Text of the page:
Jurors began deliberation Tuesday in the trial of alleged Boston mob boss James "Whitey" Bulger after a gruesome 35-day trial.
According to USA Today, the jury listened through nearly three hours of instructions as U.S. District Court Judge Denise Casper reviewed Bulger's 32-count indictment, which includes charges for racketeering, conspiracy, extortion, money laundering and weapons violations.
During the six hours of closing arguments, Assistant U.S. Attorney Fred Syshank described Bulger, 83, as "one of the most vicious, violent and calculating criminals to ever walk the streets of Boston."
Bulger was once considered one of the nation's most wanted fugitives after fleeing Boston before a 1994 indictment.
After 16 years on the run, Bulger was captured in 2011 in Santa Monica, Calif. He is accused of ordering or taking part in 19 murders during the 1970s and '80s while he was allegedly the leader of the Winter Hill Gang in Boston.
"I feel relaxed, at ease with it, that it's at the end and we're here," said Steve Davis, whose sister, Debra, was the longtime girlfriend of Bulger's partner, Stephen "The Rifleman" Flemmi. Bulger is accused of strangling Davis in 1981.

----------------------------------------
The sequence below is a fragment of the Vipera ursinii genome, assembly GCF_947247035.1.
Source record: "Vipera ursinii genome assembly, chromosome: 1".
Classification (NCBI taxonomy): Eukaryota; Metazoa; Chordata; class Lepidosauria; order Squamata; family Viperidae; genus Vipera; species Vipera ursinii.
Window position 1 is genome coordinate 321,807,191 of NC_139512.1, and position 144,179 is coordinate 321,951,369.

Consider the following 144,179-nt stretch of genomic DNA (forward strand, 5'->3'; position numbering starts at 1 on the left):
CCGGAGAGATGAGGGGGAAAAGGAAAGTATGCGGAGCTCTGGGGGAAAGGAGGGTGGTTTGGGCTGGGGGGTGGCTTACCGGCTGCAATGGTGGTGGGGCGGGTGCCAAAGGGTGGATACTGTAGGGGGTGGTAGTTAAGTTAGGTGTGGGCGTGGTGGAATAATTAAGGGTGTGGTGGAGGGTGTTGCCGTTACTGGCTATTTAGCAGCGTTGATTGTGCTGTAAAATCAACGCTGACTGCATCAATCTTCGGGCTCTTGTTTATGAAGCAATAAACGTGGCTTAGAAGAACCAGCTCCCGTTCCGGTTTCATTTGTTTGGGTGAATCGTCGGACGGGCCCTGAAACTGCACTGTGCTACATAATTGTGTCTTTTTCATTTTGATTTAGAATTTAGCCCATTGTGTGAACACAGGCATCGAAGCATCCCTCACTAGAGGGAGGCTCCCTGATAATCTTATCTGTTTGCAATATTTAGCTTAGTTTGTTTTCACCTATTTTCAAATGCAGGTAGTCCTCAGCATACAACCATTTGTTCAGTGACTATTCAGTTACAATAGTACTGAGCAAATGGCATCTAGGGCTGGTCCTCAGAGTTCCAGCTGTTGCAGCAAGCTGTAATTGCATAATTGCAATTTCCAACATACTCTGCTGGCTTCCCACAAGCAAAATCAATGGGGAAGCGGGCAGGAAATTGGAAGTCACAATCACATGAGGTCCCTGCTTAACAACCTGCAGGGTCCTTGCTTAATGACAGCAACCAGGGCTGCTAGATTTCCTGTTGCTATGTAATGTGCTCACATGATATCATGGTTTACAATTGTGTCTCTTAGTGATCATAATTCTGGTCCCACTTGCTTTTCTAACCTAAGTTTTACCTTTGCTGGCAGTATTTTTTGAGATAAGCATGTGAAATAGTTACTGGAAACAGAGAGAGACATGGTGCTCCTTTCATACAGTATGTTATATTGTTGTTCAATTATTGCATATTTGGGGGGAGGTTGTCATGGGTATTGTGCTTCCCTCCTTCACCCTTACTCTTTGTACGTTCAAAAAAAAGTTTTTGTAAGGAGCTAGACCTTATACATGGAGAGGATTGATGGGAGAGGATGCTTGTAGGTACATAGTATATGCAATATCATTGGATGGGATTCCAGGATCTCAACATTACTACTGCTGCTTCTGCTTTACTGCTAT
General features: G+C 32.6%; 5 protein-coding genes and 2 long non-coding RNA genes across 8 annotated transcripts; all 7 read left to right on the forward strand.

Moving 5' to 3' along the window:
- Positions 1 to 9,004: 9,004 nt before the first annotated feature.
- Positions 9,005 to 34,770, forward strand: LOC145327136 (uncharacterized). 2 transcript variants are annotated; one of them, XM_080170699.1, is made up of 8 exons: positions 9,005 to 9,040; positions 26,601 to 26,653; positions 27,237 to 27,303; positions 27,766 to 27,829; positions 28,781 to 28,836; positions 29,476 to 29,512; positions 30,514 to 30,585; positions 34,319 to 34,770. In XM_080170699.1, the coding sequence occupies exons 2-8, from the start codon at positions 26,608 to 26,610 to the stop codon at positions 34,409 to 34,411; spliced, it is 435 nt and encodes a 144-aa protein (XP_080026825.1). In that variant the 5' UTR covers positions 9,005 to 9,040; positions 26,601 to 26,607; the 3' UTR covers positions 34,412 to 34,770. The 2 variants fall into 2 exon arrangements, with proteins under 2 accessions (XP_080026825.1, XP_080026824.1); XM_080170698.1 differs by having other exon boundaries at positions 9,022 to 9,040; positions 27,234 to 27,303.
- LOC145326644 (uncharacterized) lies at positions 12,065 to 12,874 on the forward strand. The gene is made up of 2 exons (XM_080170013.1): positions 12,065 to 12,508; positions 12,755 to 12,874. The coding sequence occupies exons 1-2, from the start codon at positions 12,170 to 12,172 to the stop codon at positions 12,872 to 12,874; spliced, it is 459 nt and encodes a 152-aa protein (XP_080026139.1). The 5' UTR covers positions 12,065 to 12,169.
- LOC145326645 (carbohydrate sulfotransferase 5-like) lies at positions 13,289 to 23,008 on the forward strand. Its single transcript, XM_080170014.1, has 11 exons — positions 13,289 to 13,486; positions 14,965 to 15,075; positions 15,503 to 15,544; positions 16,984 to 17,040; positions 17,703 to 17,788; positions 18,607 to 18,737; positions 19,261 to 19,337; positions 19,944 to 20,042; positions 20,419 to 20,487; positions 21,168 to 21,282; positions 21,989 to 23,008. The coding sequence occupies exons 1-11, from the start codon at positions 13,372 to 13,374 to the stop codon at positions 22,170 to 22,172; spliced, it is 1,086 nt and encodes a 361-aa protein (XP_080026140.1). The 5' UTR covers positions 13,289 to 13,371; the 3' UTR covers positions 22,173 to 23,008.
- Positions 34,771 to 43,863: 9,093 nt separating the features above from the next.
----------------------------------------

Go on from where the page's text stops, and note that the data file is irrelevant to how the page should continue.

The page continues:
"I'm hoping for the best, no matter what happens I have to accept it," he said.
Bulger's defense told jurors that the key witnesses – Flemmi, John Martorano and Kevin Weeks – were all pathological liars who blamed Bulger for crimes in order to cut prison time, according to CBS News.
Flemmi, pleaded guilty to 10 murders, but escaped the death penalty. Martorano admitted to murdering 20 people and served 12 years in prison. Weeks was released after serving five years after admitting to being an accessory to several murders.
"The government is buying the testimony of these witnesses," said defense attorney J.W. Carney, Jr. "The currency that's being used here? How much freedom [are the witnesses] going to get?"
Throughout the trial, the defense conceded that Bulger was responsible for many of the lesser charges, but that he did not commit several of the murders. Though Bulger was outed as an FBI informant while on the lam, providing information to the FBI from 1975 to 1990, the defense insisted that he paid his handlers for information, reported the Boston Globe.
Bulger chose not to testify on his behalf. If found guilty, he faces life in prison.
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